Remarks at Interfaith Breakfast

I would like to welcome each of you equally as guests, faith leaders, and friends, to my home.

As you may know, there is a tradition in the United States of the President meeting with religious leaders on the first Thursday of every February.  This has happened every year since 1953.  It is such an important tradition, I decided to reflect it here in Budapest.

When we began putting together this invitation, we wondered about the role religion plays in public life and how the two can go hand-in-hand in finding the common good.  As you all know, government and religion are separated in my country by the First Amendment to our Constitution, but, of course, religion can affect our political lives.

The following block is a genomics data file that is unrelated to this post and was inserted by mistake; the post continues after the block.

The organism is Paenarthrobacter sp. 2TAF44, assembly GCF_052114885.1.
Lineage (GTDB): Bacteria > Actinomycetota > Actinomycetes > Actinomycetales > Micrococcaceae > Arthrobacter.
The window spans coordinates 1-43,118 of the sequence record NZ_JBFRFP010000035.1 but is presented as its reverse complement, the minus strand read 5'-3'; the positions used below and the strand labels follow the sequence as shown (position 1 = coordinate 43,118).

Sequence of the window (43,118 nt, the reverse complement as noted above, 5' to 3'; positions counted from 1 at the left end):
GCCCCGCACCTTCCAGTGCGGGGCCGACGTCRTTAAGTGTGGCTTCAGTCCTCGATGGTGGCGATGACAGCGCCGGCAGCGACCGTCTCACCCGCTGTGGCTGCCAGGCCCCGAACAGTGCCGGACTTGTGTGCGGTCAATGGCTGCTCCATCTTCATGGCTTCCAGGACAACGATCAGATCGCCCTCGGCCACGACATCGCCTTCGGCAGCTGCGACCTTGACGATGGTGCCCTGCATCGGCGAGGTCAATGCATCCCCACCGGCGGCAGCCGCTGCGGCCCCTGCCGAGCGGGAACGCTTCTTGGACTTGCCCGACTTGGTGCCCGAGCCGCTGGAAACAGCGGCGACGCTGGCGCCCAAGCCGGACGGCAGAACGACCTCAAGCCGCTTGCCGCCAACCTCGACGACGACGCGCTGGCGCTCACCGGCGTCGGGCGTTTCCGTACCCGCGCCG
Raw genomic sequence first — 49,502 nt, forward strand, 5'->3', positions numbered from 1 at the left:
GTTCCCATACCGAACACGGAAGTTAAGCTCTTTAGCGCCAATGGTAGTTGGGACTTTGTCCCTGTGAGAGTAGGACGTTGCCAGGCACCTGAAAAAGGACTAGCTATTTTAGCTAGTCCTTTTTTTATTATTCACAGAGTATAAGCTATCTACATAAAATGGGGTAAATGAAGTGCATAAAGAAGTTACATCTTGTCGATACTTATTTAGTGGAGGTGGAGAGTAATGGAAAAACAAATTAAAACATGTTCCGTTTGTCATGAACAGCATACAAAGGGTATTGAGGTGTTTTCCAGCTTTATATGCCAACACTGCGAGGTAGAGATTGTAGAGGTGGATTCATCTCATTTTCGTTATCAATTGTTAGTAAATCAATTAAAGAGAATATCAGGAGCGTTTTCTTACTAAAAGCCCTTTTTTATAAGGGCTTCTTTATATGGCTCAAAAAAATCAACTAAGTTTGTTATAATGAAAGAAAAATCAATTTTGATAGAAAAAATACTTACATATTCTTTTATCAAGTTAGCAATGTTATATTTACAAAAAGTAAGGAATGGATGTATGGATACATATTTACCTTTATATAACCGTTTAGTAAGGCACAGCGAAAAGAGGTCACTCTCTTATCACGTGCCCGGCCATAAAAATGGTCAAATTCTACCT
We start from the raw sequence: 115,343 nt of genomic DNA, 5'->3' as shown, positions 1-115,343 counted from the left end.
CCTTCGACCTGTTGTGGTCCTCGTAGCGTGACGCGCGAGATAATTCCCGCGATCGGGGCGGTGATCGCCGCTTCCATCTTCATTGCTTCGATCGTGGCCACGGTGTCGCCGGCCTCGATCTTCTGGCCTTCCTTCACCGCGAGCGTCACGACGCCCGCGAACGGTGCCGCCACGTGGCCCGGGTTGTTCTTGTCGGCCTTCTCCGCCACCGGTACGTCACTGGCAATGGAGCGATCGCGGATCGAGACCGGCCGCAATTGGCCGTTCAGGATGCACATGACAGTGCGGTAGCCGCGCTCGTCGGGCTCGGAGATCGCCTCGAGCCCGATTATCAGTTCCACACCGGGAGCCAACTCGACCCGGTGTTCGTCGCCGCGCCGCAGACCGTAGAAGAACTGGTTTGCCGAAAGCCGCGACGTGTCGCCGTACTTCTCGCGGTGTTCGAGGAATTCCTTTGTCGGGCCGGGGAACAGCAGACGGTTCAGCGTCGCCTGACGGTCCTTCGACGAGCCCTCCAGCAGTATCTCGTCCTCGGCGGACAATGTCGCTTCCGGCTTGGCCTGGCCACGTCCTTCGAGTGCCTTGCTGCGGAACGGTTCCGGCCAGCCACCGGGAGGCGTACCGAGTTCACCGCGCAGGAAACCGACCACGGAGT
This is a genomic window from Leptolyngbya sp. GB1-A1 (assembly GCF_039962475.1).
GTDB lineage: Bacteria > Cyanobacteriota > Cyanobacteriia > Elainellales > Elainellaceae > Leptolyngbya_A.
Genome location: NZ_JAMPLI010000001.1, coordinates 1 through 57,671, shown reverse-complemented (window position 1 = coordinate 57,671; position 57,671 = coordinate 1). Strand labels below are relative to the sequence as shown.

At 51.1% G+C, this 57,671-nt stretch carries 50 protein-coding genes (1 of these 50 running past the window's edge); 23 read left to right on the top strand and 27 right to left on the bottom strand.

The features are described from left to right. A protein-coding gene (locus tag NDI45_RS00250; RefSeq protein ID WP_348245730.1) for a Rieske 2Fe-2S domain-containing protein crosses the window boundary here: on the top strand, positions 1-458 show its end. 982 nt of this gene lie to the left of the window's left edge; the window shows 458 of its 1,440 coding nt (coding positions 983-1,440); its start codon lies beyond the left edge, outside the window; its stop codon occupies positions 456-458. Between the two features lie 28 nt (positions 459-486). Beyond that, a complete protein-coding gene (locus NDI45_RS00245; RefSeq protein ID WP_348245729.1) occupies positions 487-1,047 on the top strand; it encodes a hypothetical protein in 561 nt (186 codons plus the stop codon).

Indeed, our faiths guide us to find just, moral, equitable solutions to many of the problems our communities face.  We must use our faiths to see our own reflections in each other and to foster love and respect for one another.

Today I’ve invited all of you to my residence to have thoughtful conversation about the social and humanitarian good religion can do for all of us and to take a moment for a spiritual reflection on the past year.

I hope you will join me in the dining room where we can feed not just our souls, but our stomachs as well, and where I would like to invite Cardinal Erdő to offer a prayer over the food.

Thank you very much for coming.